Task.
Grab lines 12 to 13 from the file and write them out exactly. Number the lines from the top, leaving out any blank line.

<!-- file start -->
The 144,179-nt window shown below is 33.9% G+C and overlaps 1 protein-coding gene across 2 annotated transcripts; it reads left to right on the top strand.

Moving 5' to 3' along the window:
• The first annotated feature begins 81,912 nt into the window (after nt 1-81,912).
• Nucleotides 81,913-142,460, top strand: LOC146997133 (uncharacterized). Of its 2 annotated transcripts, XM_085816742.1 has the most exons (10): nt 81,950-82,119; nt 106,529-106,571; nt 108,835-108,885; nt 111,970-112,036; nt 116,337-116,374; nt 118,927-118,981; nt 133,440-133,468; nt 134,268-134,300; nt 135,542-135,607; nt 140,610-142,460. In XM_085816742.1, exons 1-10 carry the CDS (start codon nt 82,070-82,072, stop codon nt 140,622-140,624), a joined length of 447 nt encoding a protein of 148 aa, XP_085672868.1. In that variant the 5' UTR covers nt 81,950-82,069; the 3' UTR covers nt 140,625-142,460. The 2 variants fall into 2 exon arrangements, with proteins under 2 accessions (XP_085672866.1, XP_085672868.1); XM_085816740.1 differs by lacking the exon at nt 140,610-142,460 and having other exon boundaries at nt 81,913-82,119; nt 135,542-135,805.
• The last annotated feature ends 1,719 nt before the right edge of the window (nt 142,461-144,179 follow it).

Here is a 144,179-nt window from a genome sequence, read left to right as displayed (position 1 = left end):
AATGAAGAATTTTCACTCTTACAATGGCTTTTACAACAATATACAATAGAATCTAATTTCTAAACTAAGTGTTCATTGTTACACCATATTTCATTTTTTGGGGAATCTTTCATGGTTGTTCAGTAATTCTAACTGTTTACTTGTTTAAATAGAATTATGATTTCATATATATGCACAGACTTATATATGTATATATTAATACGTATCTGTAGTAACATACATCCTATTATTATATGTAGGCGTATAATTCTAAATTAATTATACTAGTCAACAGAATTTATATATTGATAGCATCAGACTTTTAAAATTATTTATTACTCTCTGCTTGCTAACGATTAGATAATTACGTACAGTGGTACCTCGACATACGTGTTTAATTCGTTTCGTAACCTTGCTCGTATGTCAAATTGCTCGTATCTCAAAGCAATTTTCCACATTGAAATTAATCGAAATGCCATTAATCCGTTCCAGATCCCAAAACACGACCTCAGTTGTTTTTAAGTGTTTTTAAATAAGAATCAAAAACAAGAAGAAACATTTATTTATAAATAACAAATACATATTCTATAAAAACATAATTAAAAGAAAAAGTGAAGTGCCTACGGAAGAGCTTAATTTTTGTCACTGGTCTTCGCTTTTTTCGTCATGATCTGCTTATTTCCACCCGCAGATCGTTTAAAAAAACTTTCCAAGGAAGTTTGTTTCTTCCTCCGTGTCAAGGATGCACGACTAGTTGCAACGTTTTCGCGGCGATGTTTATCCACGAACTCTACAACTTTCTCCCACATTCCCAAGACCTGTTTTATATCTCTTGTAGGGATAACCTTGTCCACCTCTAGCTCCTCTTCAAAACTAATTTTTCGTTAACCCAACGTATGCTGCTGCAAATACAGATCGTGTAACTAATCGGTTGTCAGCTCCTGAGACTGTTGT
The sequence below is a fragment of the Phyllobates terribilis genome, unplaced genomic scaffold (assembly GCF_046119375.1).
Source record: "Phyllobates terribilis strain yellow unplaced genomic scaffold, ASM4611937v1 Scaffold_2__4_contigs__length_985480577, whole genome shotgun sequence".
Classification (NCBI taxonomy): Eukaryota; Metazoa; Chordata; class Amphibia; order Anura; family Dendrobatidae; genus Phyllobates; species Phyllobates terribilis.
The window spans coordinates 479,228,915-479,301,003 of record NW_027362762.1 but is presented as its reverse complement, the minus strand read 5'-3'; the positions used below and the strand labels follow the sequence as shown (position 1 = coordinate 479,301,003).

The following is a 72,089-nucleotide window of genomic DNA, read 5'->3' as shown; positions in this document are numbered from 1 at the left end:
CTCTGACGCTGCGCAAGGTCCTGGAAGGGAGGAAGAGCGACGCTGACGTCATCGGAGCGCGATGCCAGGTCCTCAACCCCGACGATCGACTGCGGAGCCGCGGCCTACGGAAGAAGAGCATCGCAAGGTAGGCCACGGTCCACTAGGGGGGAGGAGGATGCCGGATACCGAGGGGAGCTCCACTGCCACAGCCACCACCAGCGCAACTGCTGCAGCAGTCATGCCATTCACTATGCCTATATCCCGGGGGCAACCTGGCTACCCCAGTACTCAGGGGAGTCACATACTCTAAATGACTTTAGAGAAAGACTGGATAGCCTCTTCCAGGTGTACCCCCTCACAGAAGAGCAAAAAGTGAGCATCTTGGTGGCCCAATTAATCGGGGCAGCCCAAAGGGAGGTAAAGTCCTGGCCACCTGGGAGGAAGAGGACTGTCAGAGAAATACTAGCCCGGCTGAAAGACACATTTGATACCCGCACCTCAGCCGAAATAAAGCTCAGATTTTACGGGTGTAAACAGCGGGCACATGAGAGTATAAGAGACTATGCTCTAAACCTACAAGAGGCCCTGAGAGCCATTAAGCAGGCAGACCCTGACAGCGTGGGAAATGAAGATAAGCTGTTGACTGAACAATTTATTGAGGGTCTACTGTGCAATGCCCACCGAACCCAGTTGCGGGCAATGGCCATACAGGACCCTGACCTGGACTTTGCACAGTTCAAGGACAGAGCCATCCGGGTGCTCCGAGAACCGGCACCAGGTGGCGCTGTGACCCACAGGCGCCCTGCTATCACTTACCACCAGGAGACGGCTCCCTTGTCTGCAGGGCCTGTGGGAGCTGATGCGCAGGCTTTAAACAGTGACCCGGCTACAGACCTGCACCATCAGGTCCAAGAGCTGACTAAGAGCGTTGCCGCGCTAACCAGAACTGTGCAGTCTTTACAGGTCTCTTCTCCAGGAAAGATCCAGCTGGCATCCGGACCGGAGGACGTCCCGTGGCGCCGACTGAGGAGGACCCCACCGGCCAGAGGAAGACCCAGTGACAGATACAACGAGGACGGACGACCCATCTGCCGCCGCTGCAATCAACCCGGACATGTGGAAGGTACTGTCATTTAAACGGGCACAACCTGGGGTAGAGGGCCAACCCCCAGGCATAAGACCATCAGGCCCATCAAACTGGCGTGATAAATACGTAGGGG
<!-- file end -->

The following is a 72,089-nucleotide window of genomic DNA, read 5'->3' as shown; positions in this document are numbered from 1 at the left end:
CTCTGACGCTGCGCAAGGTCCTGGAAGGGAGGAAGAGCGACGCTGACGTCATCGGAGCGCGATGCCAGGTCCTCAACCCCGACGATCGACTGCGGAGCCGCGGCCTACGGAAGAAGAGCATCGCAAGGTAGGCCACGGTCCACTAGGGGGGAGGAGGATGCCGGATACCGAGGGGAGCTCCACTGCCACAGCCACCACCAGCGCAACTGCTGCAGCAGTCATGCCATTCACTATGCCTATATCCCGGGGGCAACCTGGCTACCCCAGTACTCAGGGGAGTCACATACTCTAAATGACTTTAGAGAAAGACTGGATAGCCTCTTCCAGGTGTACCCCCTCACAGAAGAGCAAAAAGTGAGCATCTTGGTGGCCCAATTAATCGGGGCAGCCCAAAGGGAGGTAAAGTCCTGGCCACCTGGGAGGAAGAGGACTGTCAGAGAAATACTAGCCCGGCTGAAAGACACATTTGATACCCGCACCTCAGCCGAAATAAAGCTCAGATTTTACGGGTGTAAACAGCGGGCACATGAGAGTATAAGAGACTATGCTCTAAACCTACAAGAGGCCCTGAGAGCCATTAAGCAGGCAGACCCTGACAGCGTGGGAAATGAAGATAAGCTGTTGACTGAACAATTTATTGAGGGTCTACTGTGCAATGCCCACCGAACCCAGTTGCGGGCAATGGCCATACAGGACCCTGACCTGGACTTTGCACAGTTCAAGGACAGAGCCATCCGGGTGCTCCGAGAACCGGCACCAGGTGGCGCTGTGACCCACAGGCGCCCTGCTATCACTTACCACCAGGAGACGGCTCCCTTGTCTGCAGGGCCTGTGGGAGCTGATGCGCAGGCTTTAAACAGTGACCCGGCTACAGACCTGCACCATCAGGTCCAAGAGCTGACTAAGAGCGTTGCCGCGCTAACCAGAACTGTGCAGTCTTTACAGGTCTCTTCTCCAGGAAAGATCCAGCTGGCATCCGGACCGGAGGACGTCCCGTGGCGCCGACTGAGGAGGACCCCACCGGCCAGAGGAAGACCCAGTGACAGATACAACGAGGACGGACGACCCATCTGCCGCCGCTGCAATCAACCCGGACATGTGGAAGGTACTGTCATTTAAACGGGCACAACCTGGGGTAGAGGGCCAACCCCCAGGCATAAGACCATCAGGCCCATCAAACTGGCGTGATAAATACGTAGGGG